George Will doubles down on his call for retreat in Afghanistan with one to leave Iraq immediately. (He’s done this before on Iraq, so it hardly comes as a surprise.) Robert Kagan, also writing in the Washington Post, objects:
It’s hard to imagine a more disastrous blow to vital American security interests than the double surrender George Will is now proposing. To withdraw from Iraq and Afghanistan simultaneously would be to abandon American interests and allies in the Persian Gulf and greater Middle East. The consequences of such a retreat would be to shift the balance of influence in the region decidedly away from pro-U.S. forces in the direction of the most radical forces in Tehran, as well as toward al Qaeda, Hamas, Hezbollah, and the Taliban, to name just the most prominent beneficiaries. Long-time allies of the United States would either have to accommodate to these radical forces and fall under their sway, or take matters into their own hands. What Will is proposing would constitute the largest strategic setback in American history.
[. . .]
Yes, the situations in both Iraq and Afghanistan are difficult. But they are far from unmanageable. Iraq has benefited immensely from the American surge and the political processes it has made possible. Afghanistan is in bad shape, but a concerted effort by our military and civilian forces, as well as by our allies, can produce stability and the possibility of progress with time, as top military leaders, including Gen. Stanley McChrystal, have attested.
Will wants us to commit preemptive suicide for fear of being killed. But we need to show some of the patience and fortitude previous generations of Americans have shown, and in far more dire circumstances.
There is a certain consistency in Will’s disdain for both endeavors. While liberals for a time, before they decided otherwise, made a distinction between “good” and “bad” wars, both Iraq and Afghanistan are battlefronts in the same war, and defeat in either, let alone both, would have dire consequences for the U.S. and the West.
The danger here, of course, is that the president, already ailing from domestic setbacks and facing an increasingly hostile electorate, will lose nerve in one or both battlefronts, glob on to the arguments of the Pat Buchanan/George Will/Russ Feingold contingent, and refuse to do what is necessary to secure victory in both Iraq and Afghanistan. He would do well to listen to Secretary of Defense Robert Gates who seems now, finally, to be convinced that we need to increase troop strength in Afghanistan:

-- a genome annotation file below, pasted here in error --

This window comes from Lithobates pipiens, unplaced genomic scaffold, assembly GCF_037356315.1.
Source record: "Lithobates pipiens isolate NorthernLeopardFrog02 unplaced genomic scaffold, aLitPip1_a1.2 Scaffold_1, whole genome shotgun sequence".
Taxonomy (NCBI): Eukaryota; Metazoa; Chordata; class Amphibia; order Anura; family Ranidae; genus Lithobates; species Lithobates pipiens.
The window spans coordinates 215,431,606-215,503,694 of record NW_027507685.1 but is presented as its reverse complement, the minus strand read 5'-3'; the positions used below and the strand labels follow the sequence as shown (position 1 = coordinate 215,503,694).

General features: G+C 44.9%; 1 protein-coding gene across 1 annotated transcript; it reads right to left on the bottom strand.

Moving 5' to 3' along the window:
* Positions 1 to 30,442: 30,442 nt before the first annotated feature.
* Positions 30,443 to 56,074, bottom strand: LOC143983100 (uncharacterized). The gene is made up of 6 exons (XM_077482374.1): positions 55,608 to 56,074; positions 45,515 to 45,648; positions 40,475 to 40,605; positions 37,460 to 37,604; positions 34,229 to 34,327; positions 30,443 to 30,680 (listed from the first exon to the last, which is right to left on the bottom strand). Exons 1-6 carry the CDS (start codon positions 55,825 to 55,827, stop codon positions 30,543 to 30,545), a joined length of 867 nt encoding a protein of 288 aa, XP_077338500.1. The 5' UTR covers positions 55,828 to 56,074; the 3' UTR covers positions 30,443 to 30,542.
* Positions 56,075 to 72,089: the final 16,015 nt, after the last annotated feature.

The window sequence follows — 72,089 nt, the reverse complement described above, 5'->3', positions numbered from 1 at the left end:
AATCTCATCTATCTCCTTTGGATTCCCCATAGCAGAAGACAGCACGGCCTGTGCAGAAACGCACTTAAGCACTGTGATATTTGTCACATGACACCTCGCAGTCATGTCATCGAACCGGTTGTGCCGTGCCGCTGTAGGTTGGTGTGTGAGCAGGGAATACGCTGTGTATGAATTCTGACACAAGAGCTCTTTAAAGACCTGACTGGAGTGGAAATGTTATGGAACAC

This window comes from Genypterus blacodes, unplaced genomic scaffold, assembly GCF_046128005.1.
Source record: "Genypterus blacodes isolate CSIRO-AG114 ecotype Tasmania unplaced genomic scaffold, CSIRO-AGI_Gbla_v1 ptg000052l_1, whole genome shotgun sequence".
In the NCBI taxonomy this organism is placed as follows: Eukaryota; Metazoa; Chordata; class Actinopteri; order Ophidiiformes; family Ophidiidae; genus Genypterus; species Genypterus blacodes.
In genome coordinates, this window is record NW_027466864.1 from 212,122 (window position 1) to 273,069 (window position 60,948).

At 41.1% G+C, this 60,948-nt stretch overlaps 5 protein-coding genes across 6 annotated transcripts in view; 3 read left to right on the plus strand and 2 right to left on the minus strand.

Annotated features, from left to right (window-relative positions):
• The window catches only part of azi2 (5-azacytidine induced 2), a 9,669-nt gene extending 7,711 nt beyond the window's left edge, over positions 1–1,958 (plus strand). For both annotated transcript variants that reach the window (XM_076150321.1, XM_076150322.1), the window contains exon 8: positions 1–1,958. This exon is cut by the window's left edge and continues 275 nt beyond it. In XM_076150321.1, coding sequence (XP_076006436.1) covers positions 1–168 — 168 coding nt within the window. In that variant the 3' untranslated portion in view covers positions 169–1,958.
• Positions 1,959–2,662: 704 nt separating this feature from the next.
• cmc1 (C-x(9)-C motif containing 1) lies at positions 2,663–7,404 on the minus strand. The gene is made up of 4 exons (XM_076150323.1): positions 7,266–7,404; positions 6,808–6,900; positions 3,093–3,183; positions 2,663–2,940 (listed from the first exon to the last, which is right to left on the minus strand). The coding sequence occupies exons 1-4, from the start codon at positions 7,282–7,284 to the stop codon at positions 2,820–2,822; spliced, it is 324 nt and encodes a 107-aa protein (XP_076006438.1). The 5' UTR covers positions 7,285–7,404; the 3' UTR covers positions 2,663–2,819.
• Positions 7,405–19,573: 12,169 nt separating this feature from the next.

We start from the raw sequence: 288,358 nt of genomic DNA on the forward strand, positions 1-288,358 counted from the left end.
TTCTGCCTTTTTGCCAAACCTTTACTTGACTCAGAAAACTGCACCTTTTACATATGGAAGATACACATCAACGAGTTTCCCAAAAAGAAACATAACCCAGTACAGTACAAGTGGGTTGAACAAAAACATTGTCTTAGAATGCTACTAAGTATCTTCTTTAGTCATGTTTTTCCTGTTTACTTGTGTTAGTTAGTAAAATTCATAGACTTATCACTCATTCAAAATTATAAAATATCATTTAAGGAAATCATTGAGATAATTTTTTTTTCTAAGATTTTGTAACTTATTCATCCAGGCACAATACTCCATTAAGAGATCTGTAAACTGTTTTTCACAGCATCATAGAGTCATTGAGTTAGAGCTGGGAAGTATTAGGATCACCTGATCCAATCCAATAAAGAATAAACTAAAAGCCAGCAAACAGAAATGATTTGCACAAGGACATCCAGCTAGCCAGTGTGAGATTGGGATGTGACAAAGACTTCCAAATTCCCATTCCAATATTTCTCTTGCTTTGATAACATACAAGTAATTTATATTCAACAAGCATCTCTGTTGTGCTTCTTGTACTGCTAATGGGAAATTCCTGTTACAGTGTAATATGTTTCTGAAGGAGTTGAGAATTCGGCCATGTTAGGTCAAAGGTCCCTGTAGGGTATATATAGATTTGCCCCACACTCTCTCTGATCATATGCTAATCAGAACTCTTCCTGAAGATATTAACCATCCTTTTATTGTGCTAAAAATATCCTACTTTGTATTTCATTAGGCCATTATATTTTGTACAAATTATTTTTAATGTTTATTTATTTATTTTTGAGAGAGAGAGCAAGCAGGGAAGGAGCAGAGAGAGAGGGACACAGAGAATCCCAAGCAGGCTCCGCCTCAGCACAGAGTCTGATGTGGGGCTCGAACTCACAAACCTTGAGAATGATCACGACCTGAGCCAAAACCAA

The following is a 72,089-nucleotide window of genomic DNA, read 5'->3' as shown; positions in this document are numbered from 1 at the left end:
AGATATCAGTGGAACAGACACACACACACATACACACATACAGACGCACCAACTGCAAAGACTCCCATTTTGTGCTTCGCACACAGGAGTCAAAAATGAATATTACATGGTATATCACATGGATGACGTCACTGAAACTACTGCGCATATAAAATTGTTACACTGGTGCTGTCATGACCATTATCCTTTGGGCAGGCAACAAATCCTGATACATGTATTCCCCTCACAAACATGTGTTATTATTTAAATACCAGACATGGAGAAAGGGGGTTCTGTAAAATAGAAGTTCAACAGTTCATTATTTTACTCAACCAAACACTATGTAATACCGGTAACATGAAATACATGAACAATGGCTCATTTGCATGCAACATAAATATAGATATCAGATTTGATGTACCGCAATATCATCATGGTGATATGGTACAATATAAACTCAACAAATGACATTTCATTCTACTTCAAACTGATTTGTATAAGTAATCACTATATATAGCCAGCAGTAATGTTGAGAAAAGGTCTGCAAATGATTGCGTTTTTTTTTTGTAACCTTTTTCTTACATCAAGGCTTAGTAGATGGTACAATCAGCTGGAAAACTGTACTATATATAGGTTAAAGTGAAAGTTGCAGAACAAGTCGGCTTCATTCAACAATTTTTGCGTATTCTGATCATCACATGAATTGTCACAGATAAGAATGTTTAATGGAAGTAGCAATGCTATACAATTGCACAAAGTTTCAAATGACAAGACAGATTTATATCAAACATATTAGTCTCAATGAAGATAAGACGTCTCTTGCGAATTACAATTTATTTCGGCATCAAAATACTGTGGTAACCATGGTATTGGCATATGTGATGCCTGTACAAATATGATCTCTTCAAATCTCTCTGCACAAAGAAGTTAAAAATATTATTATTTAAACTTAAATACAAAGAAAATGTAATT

“I take seriously General McChrystal’s point that the size . . . of the footprint depends . . . in significant measure . . . on the nature of the footprint and the behavior of those troops and their attitudes and their interactions with the Afghans,” Gates said.
“If they interact with the Afghans in a way that gives confidence to the Afghans that we’re their partners and their allies, then the risks that I have been concerned about the footprint becoming too big . . . is mitigated.” In particular, Gates cited efforts by McChrystal to distribute U.S. troops to better protect the population and reduce civilian casualties.
Gates also rebuffed as “unrealistic” arguments that the administration should narrow the mission to one of counterterrorism in Afghanistan and along the Pakistani border. Instead, he said that uprooting terrorist groups requires a more holistic campaign to shore up internal security — the type of effort McChrystal and other top U.S. military leaders envision.
“Even if you want to focus on counterterrorism, you cannot do that successfully without local law enforcement, without internal security, without intelligence,” he said.
We spent years, sacrificed blood and treasure, and sapped public support for the Iraq war learning the painful lesson that we cannot win these conflicts with a “light footprint” or solely with high-tech gadgets far from the conflict. Obama, if he is smart and courageous, will learn from that experience and listen to the counsel of Gates and Kagan rather than to those preaching retreat — and ultimately defeat.